On May 22, 2019, members of Congress made available for public comment a one-page draft of a bill that aims to rewrite the patent eligibility provisions of the Patent Act to address the muddled jurisprudence spawned by the Supreme Court cases of Mayo Collaborative Services v. Prometheus Laboratories and Alice Corp. v. CLS Bank International. Notably, the draft legislation eliminates per se judicial exceptions to patent eligibility, and it also proposes removing the word “new” in Section 101 to restore analysis of patent eligibility to a threshold inquiry separate from other patent requirements, such as novelty and nonobviousness. Although the draft bill is designed to solicit feedback rather than serve as a final bill for voting on, the lawmakers hope that it will ultimately culminate in a bill that would shift the pendulum back in favor of patent eligibility. “We believe this framework represents a true balance that will restore integrity, predictability and stability to our nation’s patent system, while also preventing the issuance of overly broad patents,” said Senator Thom Tillis, who is one of the members of Congress leading the effort.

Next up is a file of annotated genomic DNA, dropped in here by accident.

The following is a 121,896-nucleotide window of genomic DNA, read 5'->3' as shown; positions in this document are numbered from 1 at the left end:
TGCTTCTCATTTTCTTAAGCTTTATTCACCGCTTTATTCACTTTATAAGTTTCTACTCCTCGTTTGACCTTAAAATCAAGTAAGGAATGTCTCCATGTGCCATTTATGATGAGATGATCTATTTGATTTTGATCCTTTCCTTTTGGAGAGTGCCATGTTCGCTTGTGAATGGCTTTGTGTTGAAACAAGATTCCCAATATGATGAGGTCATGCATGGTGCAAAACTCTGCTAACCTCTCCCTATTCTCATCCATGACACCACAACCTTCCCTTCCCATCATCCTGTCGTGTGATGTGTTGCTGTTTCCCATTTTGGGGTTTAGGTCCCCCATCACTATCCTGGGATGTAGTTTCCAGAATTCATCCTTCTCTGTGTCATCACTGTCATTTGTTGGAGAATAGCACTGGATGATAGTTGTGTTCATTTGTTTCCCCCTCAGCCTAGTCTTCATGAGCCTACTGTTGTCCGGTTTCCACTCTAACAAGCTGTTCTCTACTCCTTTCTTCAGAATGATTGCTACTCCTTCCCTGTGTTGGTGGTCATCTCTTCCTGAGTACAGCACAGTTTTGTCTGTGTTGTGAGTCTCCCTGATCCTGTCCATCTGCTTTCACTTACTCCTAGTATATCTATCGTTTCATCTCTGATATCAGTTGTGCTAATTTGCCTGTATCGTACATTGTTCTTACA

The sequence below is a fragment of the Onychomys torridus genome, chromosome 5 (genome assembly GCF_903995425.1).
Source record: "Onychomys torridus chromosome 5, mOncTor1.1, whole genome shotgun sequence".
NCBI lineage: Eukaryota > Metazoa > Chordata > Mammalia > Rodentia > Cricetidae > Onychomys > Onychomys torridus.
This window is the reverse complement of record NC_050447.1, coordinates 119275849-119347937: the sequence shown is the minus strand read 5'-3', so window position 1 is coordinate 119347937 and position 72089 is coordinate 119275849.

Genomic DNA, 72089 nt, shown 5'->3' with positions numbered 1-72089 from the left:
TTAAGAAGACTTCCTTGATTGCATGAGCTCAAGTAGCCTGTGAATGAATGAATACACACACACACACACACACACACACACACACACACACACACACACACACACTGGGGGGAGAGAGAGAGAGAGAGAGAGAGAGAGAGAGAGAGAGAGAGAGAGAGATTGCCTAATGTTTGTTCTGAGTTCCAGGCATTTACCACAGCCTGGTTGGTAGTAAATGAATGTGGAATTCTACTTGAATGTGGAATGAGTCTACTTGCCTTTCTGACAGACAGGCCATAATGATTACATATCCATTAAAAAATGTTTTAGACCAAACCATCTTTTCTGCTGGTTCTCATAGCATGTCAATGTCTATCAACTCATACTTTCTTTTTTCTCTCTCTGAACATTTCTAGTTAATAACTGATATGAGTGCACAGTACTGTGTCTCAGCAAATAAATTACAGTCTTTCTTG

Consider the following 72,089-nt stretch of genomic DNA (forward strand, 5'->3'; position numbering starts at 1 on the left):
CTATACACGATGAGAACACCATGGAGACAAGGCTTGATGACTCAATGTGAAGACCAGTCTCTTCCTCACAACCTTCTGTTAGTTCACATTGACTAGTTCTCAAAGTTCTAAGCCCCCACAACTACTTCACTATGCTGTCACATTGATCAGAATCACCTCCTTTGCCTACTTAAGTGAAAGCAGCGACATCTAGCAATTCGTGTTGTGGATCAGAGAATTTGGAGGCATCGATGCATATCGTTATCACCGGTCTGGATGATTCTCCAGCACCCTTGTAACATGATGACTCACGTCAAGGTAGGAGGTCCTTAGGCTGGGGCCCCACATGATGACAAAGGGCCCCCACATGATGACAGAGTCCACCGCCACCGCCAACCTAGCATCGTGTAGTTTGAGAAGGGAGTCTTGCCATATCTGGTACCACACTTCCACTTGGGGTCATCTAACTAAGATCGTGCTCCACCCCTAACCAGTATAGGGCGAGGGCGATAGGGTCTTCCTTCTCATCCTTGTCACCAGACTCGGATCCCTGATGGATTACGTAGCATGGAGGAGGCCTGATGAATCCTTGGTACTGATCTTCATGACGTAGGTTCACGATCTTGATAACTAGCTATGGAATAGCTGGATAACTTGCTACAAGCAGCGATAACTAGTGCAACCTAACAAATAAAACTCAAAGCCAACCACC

The draft bill can be viewed here.
A more thorough discussion of the draft bill can be viewed here.